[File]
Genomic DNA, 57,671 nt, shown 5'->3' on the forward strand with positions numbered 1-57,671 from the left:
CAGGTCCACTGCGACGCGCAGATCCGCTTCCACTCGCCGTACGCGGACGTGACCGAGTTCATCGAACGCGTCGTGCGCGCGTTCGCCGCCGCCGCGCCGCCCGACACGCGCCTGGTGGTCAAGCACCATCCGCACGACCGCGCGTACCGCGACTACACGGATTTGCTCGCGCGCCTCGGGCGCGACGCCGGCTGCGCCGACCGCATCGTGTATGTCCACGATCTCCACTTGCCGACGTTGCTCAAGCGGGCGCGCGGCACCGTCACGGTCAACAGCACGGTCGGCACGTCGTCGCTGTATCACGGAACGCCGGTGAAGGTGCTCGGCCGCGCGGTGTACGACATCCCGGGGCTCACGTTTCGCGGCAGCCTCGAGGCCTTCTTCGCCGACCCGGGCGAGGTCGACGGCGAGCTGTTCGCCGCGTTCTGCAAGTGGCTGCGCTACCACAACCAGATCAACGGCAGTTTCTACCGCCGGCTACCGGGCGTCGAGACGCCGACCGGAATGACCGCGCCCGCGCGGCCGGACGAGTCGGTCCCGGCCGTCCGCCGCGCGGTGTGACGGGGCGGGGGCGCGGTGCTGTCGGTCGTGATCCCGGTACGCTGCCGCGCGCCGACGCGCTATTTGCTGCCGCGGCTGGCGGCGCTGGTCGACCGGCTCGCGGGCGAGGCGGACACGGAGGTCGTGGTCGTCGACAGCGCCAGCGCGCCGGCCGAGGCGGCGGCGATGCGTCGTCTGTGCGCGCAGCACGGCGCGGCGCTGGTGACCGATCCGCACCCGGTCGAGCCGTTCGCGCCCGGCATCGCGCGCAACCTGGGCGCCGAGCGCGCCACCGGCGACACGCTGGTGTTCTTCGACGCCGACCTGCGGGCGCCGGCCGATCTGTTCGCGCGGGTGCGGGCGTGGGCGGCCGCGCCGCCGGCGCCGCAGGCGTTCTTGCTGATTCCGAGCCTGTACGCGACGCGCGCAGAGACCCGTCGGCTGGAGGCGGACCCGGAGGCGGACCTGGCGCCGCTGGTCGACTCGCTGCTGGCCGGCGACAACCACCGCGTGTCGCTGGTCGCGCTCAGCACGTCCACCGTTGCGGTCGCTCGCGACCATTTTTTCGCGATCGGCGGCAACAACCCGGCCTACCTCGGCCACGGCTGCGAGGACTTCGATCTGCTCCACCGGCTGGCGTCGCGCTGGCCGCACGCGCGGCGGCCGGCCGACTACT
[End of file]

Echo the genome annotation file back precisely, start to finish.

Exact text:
Genomic DNA, 57,671 nt, shown 5'->3' on the forward strand with positions numbered 1-57,671 from the left:
CAGGTCCACTGCGACGCGCAGATCCGCTTCCACTCGCCGTACGCGGACGTGACCGAGTTCATCGAACGCGTCGTGCGCGCGTTCGCCGCCGCCGCGCCGCCCGACACGCGCCTGGTGGTCAAGCACCATCCGCACGACCGCGCGTACCGCGACTACACGGATTTGCTCGCGCGCCTCGGGCGCGACGCCGGCTGCGCCGACCGCATCGTGTATGTCCACGATCTCCACTTGCCGACGTTGCTCAAGCGGGCGCGCGGCACCGTCACGGTCAACAGCACGGTCGGCACGTCGTCGCTGTATCACGGAACGCCGGTGAAGGTGCTCGGCCGCGCGGTGTACGACATCCCGGGGCTCACGTTTCGCGGCAGCCTCGAGGCCTTCTTCGCCGACCCGGGCGAGGTCGACGGCGAGCTGTTCGCCGCGTTCTGCAAGTGGCTGCGCTACCACAACCAGATCAACGGCAGTTTCTACCGCCGGCTACCGGGCGTCGAGACGCCGACCGGAATGACCGCGCCCGCGCGGCCGGACGAGTCGGTCCCGGCCGTCCGCCGCGCGGTGTGACGGGGCGGGGGCGCGGTGCTGTCGGTCGTGATCCCGGTACGCTGCCGCGCGCCGACGCGCTATTTGCTGCCGCGGCTGGCGGCGCTGGTCGACCGGCTCGCGGGCGAGGCGGACACGGAGGTCGTGGTCGTCGACAGCGCCAGCGCGCCGGCCGAGGCGGCGGCGATGCGTCGTCTGTGCGCGCAGCACGGCGCGGCGCTGGTGACCGATCCGCACCCGGTCGAGCCGTTCGCGCCCGGCATCGCGCGCAACCTGGGCGCCGAGCGCGCCACCGGCGACACGCTGGTGTTCTTCGACGCCGACCTGCGGGCGCCGGCCGATCTGTTCGCGCGGGTGCGGGCGTGGGCGGCCGCGCCGCCGGCGCCGCAGGCGTTCTTGCTGATTCCGAGCCTGTACGCGACGCGCGCAGAGACCCGTCGGCTGGAGGCGGACCCGGAGGCGGACCTGGCGCCGCTGGTCGACTCGCTGCTGGCCGGCGACAACCACCGCGTGTCGCTGGTCGCGCTCAGCACGTCCACCGTTGCGGTCGCTCGCGACCATTTTTTCGCGATCGGCGGCAACAACCCGGCCTACCTCGGCCACGGCTGCGAGGACTTCGATCTGCTCCACCGGCTGGCGTCGCGCTGGCCGCACGCGCGGCGGCCGGCCGACTACT